• Do you think no-one who read Twilight should be allowed to write a paranormal romance?

          Tempting 😉

          But this is a contract dispute, not a copyright infringement case. If someone at New Line or Warner Brothers had just read the blurb on the back of the book and thought, “That’s a good idea for a movie,” I agree there wouldn’t be a case to answer. But Gerritsen (not Territsen – sorry!) had a contract with New Line that allowed them to make a film based on her book. They appeared to be progressing towards getting that film made, but then Warner Brothers bought New Line, and Warner Brothers claim that they got the benefits of New Line’s contract with Gerritsen without any of the obligations.

          • IANAL but I don’t see how this would be impossible. There will – I guess – be a written contract between New Line and Warner, and it will specify exactly what is and isn’t included in the sale.

            It would be possible for a smart lawyer to word that contract in a way that includes a ‘rights but not obligations’ clause.

            This is normal on sale of a distressed company. E.g. if Big Evil Company takes over Struggling Retail Chain they can keep the inventory and floorspace, but without any obligation to provide warranty service to previous customers.

            The old contract between customers and Struggling Retail Chain becomes worthless.

            This is not to side with Warner. They’re clearly acting in a despicable way, and I hope I’m wrong and Gerritsen wins.

            But it depends on the details of the sale negotiations, and if there’s anything that parses as a ‘rights but no obligations’ clause, Gerritsen will lose.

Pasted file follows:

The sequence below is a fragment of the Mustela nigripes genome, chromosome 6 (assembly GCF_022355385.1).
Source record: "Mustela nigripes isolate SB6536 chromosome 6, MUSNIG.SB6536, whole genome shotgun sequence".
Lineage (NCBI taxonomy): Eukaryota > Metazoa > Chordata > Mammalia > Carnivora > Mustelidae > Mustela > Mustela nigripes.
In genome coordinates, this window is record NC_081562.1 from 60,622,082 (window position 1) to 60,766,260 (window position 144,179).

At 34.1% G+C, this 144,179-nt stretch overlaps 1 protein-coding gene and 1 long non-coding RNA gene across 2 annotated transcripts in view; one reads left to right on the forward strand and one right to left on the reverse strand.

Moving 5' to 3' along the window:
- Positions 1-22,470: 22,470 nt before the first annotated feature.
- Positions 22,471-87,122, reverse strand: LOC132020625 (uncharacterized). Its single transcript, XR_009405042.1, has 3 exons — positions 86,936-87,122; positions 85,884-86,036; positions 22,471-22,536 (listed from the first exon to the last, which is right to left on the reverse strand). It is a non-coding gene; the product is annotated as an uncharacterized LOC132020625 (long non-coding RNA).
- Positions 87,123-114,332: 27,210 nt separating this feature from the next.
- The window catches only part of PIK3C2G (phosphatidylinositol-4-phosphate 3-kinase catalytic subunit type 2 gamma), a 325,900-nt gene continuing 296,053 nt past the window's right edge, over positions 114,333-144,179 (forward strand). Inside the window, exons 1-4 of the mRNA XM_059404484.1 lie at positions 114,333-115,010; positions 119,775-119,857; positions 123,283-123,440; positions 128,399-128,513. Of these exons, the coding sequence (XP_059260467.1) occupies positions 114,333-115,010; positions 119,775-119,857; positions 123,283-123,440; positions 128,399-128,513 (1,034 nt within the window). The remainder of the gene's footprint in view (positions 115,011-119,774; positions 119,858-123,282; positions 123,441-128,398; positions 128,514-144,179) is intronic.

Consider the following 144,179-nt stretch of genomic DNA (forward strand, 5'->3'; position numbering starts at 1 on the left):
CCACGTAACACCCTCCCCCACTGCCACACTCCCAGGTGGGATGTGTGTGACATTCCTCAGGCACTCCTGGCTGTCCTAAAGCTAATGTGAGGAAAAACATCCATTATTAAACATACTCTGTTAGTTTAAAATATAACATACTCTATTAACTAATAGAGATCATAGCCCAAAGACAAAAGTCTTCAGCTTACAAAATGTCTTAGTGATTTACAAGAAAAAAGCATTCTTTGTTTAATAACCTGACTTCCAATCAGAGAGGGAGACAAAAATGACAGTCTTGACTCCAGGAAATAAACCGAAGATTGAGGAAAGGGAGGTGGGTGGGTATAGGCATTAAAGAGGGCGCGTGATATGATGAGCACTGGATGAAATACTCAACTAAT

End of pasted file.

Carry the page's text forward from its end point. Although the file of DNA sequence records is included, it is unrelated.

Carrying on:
If there’s no ‘rights but no obligations’ clause Warner are chancing their luck, and I hope Gerritsen’s legal team screws them for everything they can.

            My guess is the details won’t be in Gerritsen’s contract, but will be available in the records of the sales negotiations if enough legal pressure can be applied.

          • I wonder if it’s more a case that Big Evil Company is supposed to honour warranties, but they know that if they say they’re not going to, customers of Struggling Retail Chain will have to sue Big Evil Company to get warranty service, and almost all of them won’t bother – if you can afford to sue, you can afford to buy a new item from someone who isn’t Big Evil Company.

            Can contractual obligations be made to disappear simply by selling the company to someone else? If so, surely everybody would be doing it, and no contract with a company as one of the parties would be worth anything.

  4. Considering that this is practically the whole point of the book business now–acquiring properties appropriate for Hollywood–just get the best agent and attorney you can going in. You’re going to be screwed but make them pay for the pleasure of doing so.

  5. I think it was Tom Wolfe who said the way to deal with Hollywood is to take the money, throw the book over the wall, and drive away.

  6. Hi, nice to be noticed by PG! For more information regarding “Copyright infringement” vs. “Breach of Contract,” I’ve written a blog post explaining the difference — and why “Breach of Contract” lawsuits are far, far easier to pursue for authors.

    Copyright infringement lawsuits are almost impossible to win, even when the material is obviously stolen. Authors just can’t catch a break on these. Hollywood wins almost every time.

    Would love to hear PG’s take on this.

    http://www.tessgerritsen.com/difference-breach-contract-copyright-infringement/

  7. A con artist or a swindler with lawyers as back-up is a savvy business person.

  8. YIKES. I hadn’t heard anything about this. All my sympathy to Tess Gerritsen, a true professional!

    And it’s another example of why the motto about Hollywood I’ve heard all my life is: The writer got screwed.